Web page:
sábado, 8 de julio de 2017


From Modigliani to Warhol, the legendary Cerruti collection has all the big names.
Naomi Rea

Andy Warhol, Portrait of Madame Rochas (1975). Collezione Fondazione Francesco Federico Cerruti per l’Arte long-term loan to Castello di Rivoli Museo d’Arte Contemporanea, Rivoli-Torino.

Turin’s Castello di Rivoli Museum of Contemporary Art has obtained the legendary art collection of Francesco Federico Cerruti. The museum’s director, Carolyn Christov-Bakargiev, will announce the exciting news officially at a press conference later today—although she has been sitting on it since she arrived in Castello di Rivoli in early 2016.

The iconic trove features 300 masterpieces from the Middle Ages to the 20th century accumulated by the enigmatic Italian collector. Extraordinary works by Francis Bacon, Pablo Picasso, Wassily Kandinsky, and Amedeo Modigliani, as well as Pontormo, Pierre-Auguste Renoir, René Magritte, Andy Warhol, and Guilio Paolini feature in the jaw-dropping collection, alongside various furnishings and rare and ancient books.

Not wanting the works to be separated after his death, Cerruti set up a foundation to which he left the valuable collection—estimated to be worth about €500 million ($570 million)—as well as instructions to loan it to the nearest museum: the Castello di Rivoli.

Christov-Bakargiev told artnet News about the collector, an entrepreneur who made his fortune by growing his family’s business into Italy’s first automated bindery. She spoke of his intuition, his eye, and his criterion of perfection, in hushed tones.

“He brought perfect industrialized bookbinding to Italy, and his father was a bookbinder at the time when it was a craft, so Cerruti grew up with a strong sense of perfection, and he found this perfection in the art,” she explained.

Starting in the 1950s, Cerruti steadily grew his private collection, building a villa to house the works away from his bachelor pad over his factory. The villa was a well-kept secret, known only to his housekeeper who served him lunch there on Sundays, and those lucky enough to be invited on the rare occasions he threw a party.

One of the few known photographs of the reclusive collector Francesco Federico Cerruti, taken October 4, 1957.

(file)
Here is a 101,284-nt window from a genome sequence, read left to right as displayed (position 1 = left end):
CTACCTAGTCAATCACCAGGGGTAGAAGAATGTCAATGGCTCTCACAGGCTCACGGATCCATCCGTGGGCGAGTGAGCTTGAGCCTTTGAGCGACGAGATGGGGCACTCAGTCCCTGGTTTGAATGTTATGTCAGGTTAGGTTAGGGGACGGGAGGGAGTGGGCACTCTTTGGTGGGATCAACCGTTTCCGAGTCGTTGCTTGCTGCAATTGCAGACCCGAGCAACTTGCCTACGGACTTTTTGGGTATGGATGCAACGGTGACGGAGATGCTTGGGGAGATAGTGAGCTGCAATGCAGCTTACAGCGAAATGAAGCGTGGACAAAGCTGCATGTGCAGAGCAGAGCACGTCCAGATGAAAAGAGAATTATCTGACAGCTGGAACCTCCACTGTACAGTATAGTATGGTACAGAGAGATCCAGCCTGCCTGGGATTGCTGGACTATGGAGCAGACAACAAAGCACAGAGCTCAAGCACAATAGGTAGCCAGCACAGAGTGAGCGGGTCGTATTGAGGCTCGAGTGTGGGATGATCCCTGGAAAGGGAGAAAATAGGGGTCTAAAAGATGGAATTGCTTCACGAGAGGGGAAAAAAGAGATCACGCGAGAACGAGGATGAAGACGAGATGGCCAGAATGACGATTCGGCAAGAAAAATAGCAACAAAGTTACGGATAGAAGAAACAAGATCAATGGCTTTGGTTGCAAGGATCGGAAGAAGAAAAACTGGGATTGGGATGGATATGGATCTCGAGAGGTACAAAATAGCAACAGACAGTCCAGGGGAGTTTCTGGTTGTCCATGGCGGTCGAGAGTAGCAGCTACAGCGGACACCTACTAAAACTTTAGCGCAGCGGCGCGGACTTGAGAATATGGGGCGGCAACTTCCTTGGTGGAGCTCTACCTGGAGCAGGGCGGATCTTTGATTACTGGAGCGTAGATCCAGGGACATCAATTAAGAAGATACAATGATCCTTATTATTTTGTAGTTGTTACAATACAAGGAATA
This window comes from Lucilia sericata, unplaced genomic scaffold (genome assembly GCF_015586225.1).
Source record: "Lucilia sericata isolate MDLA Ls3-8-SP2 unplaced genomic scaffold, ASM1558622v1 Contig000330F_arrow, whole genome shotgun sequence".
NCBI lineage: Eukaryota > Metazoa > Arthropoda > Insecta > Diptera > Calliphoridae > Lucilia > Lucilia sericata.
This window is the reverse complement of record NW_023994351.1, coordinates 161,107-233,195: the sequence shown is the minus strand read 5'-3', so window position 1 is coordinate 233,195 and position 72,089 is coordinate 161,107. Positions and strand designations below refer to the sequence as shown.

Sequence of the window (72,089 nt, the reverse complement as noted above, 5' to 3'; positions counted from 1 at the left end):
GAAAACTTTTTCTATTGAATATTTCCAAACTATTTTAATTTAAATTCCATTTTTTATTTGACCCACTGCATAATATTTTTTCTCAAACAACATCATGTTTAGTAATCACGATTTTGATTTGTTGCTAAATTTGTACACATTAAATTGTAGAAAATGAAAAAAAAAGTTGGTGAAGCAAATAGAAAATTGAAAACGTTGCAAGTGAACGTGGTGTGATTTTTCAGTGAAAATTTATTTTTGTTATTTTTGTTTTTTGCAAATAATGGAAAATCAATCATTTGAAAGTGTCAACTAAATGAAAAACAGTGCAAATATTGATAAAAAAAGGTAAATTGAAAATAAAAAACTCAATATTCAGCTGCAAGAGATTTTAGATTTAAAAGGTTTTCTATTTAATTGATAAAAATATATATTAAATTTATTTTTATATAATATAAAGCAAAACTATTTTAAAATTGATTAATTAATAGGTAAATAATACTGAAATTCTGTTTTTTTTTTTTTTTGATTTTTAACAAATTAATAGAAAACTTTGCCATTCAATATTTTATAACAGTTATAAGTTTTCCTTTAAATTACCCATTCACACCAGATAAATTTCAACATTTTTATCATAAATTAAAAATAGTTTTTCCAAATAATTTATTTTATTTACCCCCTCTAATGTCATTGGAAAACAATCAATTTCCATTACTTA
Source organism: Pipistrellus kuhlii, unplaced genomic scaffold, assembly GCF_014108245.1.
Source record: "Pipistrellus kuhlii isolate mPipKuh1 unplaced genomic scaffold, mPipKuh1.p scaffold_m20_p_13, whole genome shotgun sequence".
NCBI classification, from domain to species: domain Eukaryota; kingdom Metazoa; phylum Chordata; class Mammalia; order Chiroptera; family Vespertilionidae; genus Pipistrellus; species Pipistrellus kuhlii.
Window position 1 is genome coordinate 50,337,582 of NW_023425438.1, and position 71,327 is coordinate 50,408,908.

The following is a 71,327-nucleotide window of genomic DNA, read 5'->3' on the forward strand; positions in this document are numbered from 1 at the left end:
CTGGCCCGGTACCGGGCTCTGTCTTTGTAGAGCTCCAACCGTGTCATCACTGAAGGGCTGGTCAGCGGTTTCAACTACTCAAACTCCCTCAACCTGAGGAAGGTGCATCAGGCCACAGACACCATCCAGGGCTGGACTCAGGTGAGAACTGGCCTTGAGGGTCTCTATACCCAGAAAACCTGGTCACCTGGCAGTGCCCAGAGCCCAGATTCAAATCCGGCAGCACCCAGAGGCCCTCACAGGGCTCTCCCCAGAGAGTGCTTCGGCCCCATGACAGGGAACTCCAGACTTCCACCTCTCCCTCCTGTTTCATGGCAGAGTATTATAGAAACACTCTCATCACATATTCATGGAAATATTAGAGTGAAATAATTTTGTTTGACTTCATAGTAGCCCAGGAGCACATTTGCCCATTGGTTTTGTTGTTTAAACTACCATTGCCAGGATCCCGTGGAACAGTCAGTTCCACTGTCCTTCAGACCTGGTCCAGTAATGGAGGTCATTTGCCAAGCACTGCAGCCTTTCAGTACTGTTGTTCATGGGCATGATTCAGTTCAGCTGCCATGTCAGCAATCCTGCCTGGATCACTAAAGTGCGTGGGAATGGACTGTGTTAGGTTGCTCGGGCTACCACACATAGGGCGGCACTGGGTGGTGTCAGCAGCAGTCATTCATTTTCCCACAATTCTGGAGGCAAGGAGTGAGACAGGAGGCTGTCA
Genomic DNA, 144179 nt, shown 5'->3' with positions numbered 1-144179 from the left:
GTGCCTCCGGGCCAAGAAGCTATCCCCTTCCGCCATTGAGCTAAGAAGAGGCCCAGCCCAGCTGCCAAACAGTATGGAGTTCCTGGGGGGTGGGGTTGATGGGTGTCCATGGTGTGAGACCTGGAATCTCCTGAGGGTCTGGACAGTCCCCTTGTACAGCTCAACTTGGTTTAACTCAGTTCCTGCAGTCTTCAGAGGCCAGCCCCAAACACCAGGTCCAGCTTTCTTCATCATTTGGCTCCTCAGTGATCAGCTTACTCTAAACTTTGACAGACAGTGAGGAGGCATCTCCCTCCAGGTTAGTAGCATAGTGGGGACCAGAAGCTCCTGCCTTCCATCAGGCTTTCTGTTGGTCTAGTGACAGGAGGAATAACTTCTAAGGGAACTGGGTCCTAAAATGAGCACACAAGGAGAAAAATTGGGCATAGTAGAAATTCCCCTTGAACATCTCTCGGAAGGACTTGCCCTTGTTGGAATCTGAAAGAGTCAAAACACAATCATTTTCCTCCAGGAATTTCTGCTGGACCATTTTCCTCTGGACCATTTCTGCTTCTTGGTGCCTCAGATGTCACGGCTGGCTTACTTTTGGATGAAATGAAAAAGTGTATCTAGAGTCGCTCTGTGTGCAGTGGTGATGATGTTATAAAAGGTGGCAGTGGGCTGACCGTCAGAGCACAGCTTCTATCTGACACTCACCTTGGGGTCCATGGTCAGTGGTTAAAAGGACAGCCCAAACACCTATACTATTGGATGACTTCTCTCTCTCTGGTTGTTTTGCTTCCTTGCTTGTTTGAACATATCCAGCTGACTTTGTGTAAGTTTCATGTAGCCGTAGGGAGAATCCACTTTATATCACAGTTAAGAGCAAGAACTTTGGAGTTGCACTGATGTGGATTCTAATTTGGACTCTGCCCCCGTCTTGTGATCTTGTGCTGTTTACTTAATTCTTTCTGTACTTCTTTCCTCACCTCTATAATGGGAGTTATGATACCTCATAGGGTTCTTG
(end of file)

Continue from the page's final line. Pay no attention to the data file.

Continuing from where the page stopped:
According to Christov-Bakargiev, Cerruti became disillusioned with the world outside, and his collection might have been his only way of connecting to it.
“He had the largest collection of metaphysical de Chiricos in the world, 15 major works from 1916-22, and I think that this tells you a lot about this man and his sense of metaphysical distance from the world outside and what it meant to make this collection,” she told artnet News.

Although very few knew about the collection—earning it the whispered epithet of “quasi-mythical”—this had nothing to do with any specific desire to hoard these masterpieces away from the public eye. During his lifetime, Cerruti actually lent many of the works to museums on the condition of anonymity. It wasn’t really until his death in 2015 that the full extent of the collection was revealed when, like the great American collector Albert C. Barnes, he willed it to future generations of the national and international public.

But the acquisition is not just of contemporary artwork.

“There’s been a trend for a while now of encyclopedic museums opening up contemporary art wings or engaging contemporary artists. What has not yet happened is a reverse concept,” Christov-Bakargiev said, noting that the permanent loan marks the first time a contemporary art museum will incorporate works dating back to the Middle Ages into its collection.
“I shifted towards the museum world to take on the challenge of reinventing museums in an era where obsolete notions of the difference between contemporary and the non-contemporary are crumbling,” she added. “All art has at one time been contemporary. We should think in terms of contemporaneity and the contemporaneous and not think in the old modernist way about whether something is made today or yesterday.”
The Villa Cerruti will operate as an annex of the Castello, which will manage the collection as well as showing some works on rotation, since the 1,000 square-meter villa can’t accommodate a very big audience. It is expected to be open to the public in January of 2019, when guided tours and a dedicated shuttle will run between the museum and the villa.
Christov-Bakargiev also let us in on her plans to invite writers, artists, and filmmakers to engage with the collection in the hopes that they will find it a resource for their own creativity. She even revealed her dream of inviting a prominent figure in the contemporary field to sleep at the Cerruti Villa among the masterpieces, to see what comes out of the interaction………


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